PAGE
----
The Benefits of Outpatient Surgical Centers
By Louis Levitt, M.D.
As an orthopaedic physician for more than 30 years, I’ve built my career around ensuring patients receive high-quality care and the best possible clinical outcomes. And I believe that increasingly, this level of service, medical care and convenience is best delivered through outpatient surgery in an Ambulatory Surgical Center (ASC).
Many common orthopaedic surgeries, such as an arthroscopic knee surgery, hammertoe correction or arthroscopic rotator cuff repair are now performed on an outpatient basis, either within a hospital’s outpatient facility or at an ASC. Thanks to recent innovations, we can even perform more difficult surgeries, such as total hip or knee replacement, as an outpatient surgery on qualifying patients.
Now, it’s important to note that not all patients or procedures qualify for an outpatient surgery. Those with a past history of a heart attack or stroke, cardiac intervention or lung disease, for example, are typically better served by receiving the surgery in a hospital setting that can accommodate an extended patient stay or specific complications. For these patients, the hospital will deliver the best medical care and outcome.
But for those patients who do qualify, I highly recommend an ASC setting for three key reasons: You can realize better outcomes, at a significant cost savings and with more personalized service.
Surgeries are often shorter, recovery is faster and the infection rate is half that of hospitals when surgeries are performed in an ASC setting. For example, recent research in the Journal of Bone & Joint Surgery analyzing ankle fracture surgeries found that patients who received the surgery in an ASC had lower rates of urinary tract infections, pneumonia and blood clots, and were less likely to need blood transfusions than those who received the surgery in a hospital setting. And research by economists Elizabeth Munrich and Stephan Parente found that the time a patient spent in an ASC was almost 26% less than a hospital outpatient setting for the same procedure. Additionally, ASC patients were less likely to visit the hospital in the week following the surgery.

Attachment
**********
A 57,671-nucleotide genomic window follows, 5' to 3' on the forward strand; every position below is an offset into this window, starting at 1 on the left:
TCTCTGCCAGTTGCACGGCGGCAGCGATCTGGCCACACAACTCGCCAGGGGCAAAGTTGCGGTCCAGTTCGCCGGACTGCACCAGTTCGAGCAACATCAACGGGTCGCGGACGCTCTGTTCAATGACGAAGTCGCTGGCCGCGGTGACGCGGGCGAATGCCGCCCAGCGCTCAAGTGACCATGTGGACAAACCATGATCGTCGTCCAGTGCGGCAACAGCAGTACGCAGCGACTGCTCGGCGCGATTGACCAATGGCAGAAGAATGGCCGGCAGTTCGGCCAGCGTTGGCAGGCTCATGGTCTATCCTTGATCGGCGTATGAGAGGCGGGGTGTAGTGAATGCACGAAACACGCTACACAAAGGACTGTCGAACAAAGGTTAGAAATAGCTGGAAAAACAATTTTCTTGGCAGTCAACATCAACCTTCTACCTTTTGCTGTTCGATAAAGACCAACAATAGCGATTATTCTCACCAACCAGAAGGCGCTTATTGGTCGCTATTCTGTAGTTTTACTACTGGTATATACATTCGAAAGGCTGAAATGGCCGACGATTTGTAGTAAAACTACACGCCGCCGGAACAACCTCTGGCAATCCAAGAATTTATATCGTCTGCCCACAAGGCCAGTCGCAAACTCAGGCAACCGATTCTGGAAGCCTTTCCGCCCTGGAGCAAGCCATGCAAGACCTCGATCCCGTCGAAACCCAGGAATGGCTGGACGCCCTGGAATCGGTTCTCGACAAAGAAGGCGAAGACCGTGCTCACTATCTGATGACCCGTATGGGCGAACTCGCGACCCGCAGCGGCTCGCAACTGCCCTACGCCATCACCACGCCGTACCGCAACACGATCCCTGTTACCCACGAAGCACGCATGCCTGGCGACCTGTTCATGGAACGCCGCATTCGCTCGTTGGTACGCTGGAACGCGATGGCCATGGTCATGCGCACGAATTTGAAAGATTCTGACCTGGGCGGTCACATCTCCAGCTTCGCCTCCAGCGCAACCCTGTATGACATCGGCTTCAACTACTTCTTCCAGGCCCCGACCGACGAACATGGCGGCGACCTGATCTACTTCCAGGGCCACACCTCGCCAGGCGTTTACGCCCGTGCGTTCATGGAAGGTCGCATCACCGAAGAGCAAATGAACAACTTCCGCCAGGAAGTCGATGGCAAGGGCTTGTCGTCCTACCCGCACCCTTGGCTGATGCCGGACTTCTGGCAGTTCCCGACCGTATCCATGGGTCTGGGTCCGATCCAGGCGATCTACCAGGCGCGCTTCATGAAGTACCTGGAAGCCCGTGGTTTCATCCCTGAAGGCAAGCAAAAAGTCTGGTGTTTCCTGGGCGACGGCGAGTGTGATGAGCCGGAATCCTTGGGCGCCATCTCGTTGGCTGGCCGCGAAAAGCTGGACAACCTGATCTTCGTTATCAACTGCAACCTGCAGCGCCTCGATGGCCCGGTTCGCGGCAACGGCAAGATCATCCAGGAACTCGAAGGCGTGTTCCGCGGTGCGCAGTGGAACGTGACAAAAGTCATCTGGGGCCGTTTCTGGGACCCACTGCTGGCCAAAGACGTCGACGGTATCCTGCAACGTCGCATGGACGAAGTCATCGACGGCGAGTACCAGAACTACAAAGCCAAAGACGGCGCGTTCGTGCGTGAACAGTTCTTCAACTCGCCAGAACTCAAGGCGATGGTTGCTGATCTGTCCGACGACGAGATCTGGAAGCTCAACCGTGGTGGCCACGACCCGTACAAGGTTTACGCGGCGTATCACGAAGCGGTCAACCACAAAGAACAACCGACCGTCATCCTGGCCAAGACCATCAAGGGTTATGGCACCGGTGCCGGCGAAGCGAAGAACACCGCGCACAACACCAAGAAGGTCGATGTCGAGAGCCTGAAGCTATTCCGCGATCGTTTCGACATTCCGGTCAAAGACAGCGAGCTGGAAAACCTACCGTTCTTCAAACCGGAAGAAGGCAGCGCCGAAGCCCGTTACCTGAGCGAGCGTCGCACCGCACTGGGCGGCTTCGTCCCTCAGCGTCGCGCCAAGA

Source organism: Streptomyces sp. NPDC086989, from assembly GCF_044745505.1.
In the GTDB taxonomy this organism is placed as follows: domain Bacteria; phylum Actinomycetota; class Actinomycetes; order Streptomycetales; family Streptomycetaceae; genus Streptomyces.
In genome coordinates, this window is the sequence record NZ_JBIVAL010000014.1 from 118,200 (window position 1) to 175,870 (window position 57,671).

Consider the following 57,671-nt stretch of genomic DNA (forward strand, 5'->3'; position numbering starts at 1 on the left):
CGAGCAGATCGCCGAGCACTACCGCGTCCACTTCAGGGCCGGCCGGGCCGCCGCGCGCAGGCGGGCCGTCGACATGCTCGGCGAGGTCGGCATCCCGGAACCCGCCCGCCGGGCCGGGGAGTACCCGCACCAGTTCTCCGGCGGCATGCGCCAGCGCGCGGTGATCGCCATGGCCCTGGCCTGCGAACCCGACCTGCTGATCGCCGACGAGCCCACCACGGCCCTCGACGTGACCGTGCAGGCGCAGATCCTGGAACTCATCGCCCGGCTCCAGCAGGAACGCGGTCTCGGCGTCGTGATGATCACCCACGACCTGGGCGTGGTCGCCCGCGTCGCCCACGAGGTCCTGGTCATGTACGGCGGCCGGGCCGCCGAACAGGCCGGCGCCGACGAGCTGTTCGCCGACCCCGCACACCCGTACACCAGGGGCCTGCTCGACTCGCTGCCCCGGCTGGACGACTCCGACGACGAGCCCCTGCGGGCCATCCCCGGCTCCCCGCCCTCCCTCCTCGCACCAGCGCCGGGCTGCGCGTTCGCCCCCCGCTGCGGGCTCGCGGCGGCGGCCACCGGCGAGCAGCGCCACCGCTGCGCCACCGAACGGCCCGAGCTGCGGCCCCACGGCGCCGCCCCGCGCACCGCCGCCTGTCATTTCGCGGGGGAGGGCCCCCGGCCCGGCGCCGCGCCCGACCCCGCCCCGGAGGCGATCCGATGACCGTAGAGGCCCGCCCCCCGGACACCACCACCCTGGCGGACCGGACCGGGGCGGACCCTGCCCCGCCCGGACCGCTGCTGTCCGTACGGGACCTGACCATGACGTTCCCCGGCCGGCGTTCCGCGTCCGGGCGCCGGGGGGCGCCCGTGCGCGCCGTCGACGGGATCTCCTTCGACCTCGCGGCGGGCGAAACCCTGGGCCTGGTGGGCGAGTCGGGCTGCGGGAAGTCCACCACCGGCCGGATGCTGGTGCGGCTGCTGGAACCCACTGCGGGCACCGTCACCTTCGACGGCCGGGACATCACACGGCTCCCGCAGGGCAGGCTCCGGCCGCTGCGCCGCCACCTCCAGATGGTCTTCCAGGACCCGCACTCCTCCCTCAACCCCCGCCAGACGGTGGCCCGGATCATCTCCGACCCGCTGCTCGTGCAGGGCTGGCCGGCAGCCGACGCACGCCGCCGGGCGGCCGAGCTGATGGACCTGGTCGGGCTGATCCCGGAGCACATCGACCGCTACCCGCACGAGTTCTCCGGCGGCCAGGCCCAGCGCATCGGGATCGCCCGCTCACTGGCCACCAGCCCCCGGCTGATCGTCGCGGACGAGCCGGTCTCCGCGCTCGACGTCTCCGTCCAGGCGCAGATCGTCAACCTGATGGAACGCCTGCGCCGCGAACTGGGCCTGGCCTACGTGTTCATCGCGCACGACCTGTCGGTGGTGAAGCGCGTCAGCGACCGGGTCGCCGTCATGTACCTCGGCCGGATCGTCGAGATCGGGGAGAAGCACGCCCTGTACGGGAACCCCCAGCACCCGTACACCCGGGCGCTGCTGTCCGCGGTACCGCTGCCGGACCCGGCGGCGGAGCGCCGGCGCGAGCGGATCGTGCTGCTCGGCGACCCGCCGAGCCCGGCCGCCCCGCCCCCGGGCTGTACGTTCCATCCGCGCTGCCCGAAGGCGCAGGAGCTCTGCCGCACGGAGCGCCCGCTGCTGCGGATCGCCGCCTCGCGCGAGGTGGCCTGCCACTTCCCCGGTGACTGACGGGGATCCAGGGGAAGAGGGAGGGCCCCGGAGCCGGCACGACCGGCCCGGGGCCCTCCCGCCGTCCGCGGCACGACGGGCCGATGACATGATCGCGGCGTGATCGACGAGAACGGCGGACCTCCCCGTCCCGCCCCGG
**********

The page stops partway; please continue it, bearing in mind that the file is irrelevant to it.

Ambulatory surgical centers can be 45-60% less expensive than hospitals, which provides significant savings to patients, insurers and taxpayers. In fact, the Department of Health and Human Services estimated savings of $15 billion for taxpayers and $3 billion for Medicare patients if all qualifying surgeries were performed at an ASC.
Yet, as noted above, these cost savings typically come with equal or improved quality of care. There’s no difference in physician training, as the surgeons have credentials to operate in both hospital and ASC settings depending on the procedure and the patient. The price difference is simply due to the lean structure of an ambulatory surgical center and their increased efficiency.
ASCs do not have the challenge of operating 24/7 and needing to handle any type of illness, surgery or emergency that may arise. As a result, they can be highly specialized and nimble. Your scheduled surgery won’t be delayed due to an emergency, and the staff member who contacts you in advance of your appointment will likely see you the day you come in and follow up with you during recovery. If you have concerns or questions, you won’t need to explain your situation to the nurse or physician on call. Instead, the doctors and staff on site will already know your situation and medical background. Because of these factors, ASCs can ensure that you receive highly personalized service and the best possible experience. In fact, one study found that 92% of patients were satisfied with the medical care and service received at an ASC.
For these reasons, ambulatory surgical centers have been growing rapidly in the last 15 years. And I’ve been personally invested in the ASC model for almost the same amount of time, because I believe so deeply in the value it can provide patients. In addition to my role as Vice President of The Centers for Advanced Orthopaedics, I currently serve as the surgical center chairman and part-owner of the Massachusetts Avenue Surgery Center in Bethesda, an ASC that is entirely owned by physicians to ensure professional autonomy and quality.
If you are planning for an upcoming surgery, and your physician says you are qualified for an ambulatory surgical center, it is well worth the visit and consideration.
Louis Levitt, M.D., is the Vice President and Secretary of The Centers for Advanced Orthopaedics. He specializes in orthopaedic trauma and has practiced in the Washington, D.C. area for over a decade. In addition to orthopaedic surgery, Dr. Levitt is an independent Medical Examiner, serves on the teaching staff at Georgetown University and is an assistant clinical professor in the Department of Orthopaedics at George Washington University.